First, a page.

Document Type


Journal/Book Title/Conference

Nurse Education Today




Elsevier B.V.

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Background: Online computer-based simulations are becoming more widespread in nursing education. Therefore, an understanding of when and how to implement the variety of instructional strategies related to these simulations is fundamental.

Objectives: This study compares the effectiveness of online computer-based simulations designed using two alternative instructional approaches—Productive Failure and Simple-to-Complex sequencing—on learning of clinical reasoning skills.

Participants: Participants in this study were undergraduate nursing students (n = 103, mean age = 23.4 ± 2.1) enrolled at a university in Israel.

Methods: Participants completed two online simulations designed using Productive Failure approach (emergency medicine, mental health) and two online simulations using Simple-to-Complex approach (cardiovascular health, pediatrics). Pre- and post-test clinical reasoning evaluations were administered prior to and immediately following each simulation.

Results Clinical reasoning learning gains were significantly higher for online simulations designed with the Simple-to-Complex approach than simulations designed with Productive Failure approach (F (3, 288) = 9.656, P < 0.001). Students devoted significantly more time (F (1, 102) = 260.15, P < 0.001) and more attempts (F (1, 102) = 167.39, P < 0.001) in learning with Simple-to-Complex simulations than they did with Productive Failure simulations. The amount of time that students were engaged in learning with simulations was significantly associated with learning gains scores.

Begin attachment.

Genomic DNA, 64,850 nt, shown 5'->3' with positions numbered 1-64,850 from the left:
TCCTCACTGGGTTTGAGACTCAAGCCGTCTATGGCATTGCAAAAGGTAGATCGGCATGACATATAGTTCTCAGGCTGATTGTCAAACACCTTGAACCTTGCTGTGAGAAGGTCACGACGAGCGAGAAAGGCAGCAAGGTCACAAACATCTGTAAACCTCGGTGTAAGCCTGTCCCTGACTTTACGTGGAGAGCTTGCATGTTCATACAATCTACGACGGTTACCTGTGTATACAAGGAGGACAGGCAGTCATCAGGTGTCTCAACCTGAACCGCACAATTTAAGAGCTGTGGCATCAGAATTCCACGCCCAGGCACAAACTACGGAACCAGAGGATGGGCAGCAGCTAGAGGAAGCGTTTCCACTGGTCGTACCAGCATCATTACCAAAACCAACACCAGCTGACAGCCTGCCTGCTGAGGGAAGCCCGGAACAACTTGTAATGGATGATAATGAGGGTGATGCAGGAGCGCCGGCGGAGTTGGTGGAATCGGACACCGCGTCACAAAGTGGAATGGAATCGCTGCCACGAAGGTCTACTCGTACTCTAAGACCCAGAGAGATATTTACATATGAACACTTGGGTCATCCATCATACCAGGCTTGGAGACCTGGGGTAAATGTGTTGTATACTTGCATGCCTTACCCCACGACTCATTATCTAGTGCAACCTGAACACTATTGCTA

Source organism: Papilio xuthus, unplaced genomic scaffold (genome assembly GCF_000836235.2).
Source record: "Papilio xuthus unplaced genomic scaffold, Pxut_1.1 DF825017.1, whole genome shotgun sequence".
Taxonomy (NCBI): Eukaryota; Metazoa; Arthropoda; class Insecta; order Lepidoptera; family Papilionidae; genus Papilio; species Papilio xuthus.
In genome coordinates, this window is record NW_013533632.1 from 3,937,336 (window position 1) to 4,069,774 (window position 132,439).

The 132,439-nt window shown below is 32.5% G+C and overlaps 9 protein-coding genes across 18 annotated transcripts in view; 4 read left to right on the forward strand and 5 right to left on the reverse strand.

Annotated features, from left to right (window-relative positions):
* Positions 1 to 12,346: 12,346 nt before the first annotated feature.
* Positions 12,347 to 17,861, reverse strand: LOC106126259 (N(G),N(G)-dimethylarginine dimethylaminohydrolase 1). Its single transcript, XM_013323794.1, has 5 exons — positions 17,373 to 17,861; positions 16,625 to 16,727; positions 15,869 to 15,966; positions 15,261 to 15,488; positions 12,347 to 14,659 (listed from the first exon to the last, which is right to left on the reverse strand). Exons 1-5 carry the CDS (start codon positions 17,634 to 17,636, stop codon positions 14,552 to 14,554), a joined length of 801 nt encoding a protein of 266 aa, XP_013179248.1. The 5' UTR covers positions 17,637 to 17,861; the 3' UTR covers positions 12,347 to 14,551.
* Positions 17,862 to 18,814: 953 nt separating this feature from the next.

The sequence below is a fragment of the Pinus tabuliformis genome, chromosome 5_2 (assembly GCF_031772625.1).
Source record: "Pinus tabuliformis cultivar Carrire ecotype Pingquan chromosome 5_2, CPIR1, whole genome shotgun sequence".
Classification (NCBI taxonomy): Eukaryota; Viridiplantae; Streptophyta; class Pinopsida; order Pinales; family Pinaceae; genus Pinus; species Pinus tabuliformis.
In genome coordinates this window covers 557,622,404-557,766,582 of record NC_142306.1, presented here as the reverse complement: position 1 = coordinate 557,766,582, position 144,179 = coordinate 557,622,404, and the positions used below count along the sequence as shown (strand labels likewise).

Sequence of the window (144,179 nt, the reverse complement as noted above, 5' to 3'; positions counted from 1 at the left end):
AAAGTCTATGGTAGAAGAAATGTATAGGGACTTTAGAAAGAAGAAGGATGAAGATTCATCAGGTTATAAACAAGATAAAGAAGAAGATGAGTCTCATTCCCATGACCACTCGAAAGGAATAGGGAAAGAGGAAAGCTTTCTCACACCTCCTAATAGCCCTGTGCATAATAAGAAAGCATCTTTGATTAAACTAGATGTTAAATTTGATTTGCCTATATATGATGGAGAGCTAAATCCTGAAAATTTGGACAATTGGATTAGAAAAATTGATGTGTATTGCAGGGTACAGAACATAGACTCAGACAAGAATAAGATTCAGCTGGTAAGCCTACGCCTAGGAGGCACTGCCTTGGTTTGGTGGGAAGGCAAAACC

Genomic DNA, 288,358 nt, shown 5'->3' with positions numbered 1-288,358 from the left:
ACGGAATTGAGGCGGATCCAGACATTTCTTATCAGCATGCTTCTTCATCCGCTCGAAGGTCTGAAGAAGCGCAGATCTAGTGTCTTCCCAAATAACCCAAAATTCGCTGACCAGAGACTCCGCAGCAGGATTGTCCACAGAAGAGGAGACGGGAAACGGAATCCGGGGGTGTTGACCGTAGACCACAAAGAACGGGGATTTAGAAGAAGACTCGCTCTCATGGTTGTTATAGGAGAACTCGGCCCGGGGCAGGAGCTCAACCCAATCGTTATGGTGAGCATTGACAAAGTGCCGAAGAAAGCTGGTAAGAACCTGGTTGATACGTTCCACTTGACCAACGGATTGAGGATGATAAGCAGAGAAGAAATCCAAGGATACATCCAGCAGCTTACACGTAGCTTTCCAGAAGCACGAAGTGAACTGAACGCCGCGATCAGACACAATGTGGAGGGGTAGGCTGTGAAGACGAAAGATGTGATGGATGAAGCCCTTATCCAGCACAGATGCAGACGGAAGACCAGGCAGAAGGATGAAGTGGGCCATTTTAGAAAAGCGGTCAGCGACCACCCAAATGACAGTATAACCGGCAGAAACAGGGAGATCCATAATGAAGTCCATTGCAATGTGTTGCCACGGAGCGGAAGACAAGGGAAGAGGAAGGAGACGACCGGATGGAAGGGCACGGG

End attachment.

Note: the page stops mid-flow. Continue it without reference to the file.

Conclusions: This study proposes that well-designed online simulations can improve nursing students' clinical reasoning. The Simple-to-Complex approach was found to be more efficient than Productive Failure for online learning. Learning with Simple-to-Complex approach was behaviorally more engaging and students' achievements were higher, which implies that instructional process facilitates learning, and therefore have to be taken in consideration by nurse educators. Integration of computerized educational modalities within nursing education is discussed.



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